World Federation of Diamond Bourses (WFDB) President Avi Paz has warned members of 29 affiliated bourses not to buy Venezuelan diamonds after the country recently pulled out of the Kimberley Process.
Last week Venezuela agreed to withdraw from the KP process for two years.
Earlier this month, several NGOs called for the expulsion of Venezuela from the Kimberley Process due to noncompliance and continued refusal to allow teams from KP members countries to inspect the country's diamond industry.
Paz said that the WFDB and its member bourses have a cast-iron rule that rough diamonds can only be traded when they are companies by KP certificates. The WFDB provides a legal framework and convenes to enact regulations for its 29 member diamond bourses.
Any bourse member who trades in rough diamonds without KP certification is liable for explusion from his bourse, which in all practical terms means the exclusion from the entire diamond business community, he added.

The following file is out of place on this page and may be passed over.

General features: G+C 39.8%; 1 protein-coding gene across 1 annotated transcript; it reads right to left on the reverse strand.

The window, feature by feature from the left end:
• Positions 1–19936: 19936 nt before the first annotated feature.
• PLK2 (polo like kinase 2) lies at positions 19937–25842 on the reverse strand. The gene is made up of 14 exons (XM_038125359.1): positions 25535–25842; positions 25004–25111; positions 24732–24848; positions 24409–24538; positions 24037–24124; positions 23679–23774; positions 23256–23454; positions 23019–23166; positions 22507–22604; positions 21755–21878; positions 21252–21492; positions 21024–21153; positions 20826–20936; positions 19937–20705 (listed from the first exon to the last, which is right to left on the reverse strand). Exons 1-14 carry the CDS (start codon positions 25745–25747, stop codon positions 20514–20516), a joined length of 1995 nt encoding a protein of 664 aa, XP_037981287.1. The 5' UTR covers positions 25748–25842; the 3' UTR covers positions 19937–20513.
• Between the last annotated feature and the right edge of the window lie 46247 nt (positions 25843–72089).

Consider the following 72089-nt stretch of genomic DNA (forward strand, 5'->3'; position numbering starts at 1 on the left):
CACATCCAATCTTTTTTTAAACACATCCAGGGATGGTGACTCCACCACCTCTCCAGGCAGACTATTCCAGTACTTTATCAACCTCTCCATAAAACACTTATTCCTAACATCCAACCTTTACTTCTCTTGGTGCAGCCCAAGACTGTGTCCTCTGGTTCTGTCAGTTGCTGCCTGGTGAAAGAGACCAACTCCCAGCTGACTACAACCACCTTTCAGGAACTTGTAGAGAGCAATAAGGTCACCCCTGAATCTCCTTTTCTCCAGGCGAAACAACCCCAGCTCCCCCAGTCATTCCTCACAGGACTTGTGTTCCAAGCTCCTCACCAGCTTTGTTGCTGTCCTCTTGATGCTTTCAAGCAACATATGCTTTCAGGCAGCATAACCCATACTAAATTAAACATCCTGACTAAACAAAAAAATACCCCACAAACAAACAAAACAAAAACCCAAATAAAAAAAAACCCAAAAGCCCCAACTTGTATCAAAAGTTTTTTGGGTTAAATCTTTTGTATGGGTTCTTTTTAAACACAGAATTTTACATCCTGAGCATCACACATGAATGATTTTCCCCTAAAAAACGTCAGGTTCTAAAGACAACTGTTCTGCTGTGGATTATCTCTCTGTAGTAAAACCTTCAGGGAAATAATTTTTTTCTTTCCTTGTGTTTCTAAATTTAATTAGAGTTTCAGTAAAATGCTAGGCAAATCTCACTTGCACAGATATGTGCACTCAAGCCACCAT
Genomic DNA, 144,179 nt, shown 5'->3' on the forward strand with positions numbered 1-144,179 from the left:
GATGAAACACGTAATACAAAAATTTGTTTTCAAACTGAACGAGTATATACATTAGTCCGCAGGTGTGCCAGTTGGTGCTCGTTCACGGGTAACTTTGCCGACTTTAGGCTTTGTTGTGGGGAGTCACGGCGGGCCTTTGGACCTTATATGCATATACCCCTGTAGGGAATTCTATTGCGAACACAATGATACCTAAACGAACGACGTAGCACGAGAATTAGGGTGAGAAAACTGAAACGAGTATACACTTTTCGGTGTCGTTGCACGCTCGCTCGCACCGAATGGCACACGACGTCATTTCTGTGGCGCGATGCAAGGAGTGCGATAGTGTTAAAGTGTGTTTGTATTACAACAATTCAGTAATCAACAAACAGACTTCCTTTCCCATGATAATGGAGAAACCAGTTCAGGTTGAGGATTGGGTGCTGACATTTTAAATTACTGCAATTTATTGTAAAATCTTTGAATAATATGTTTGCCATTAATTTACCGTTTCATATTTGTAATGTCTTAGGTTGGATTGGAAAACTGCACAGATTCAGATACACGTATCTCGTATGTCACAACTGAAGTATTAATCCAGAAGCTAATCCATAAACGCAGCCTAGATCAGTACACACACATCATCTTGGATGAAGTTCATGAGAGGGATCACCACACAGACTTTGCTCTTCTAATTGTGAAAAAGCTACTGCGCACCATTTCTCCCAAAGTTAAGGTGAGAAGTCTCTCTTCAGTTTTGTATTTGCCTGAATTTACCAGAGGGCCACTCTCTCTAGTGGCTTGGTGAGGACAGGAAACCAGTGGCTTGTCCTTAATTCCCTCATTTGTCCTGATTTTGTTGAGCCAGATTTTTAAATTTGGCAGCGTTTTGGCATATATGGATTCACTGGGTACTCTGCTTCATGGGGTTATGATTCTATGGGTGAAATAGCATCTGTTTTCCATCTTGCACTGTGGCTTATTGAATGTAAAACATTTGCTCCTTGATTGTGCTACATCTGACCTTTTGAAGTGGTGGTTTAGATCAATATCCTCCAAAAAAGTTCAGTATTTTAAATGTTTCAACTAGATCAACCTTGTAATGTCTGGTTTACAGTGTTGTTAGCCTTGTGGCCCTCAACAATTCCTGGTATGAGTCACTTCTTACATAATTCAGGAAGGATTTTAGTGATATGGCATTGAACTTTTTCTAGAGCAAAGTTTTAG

Small-scale miners comprise the bulk of Venezuela's diamond mining sector which is based in Bolivar State. However, a report by Partnership Africa Canada (PAC) claimed that a combination of high taxes, ineffective currency controls, and bureaucratic ineptitude has driven Venezuela's diamond dealers underground.
PAC asserts that diamond dealers allegedly funnel hundreds of thousands of carats annually from Venezuela through Boa Vista in Brazil, to Georgetown, Guyana. Human rights NGOs claim that a significant fraction of Venezuelan production left the country complete without cover of Kimberley Certificates, straight to buyers in Europe and the United States.
The country annually produces an estimated 150,000 carats of diamonds, but has not officially exported any diamonds since 2005.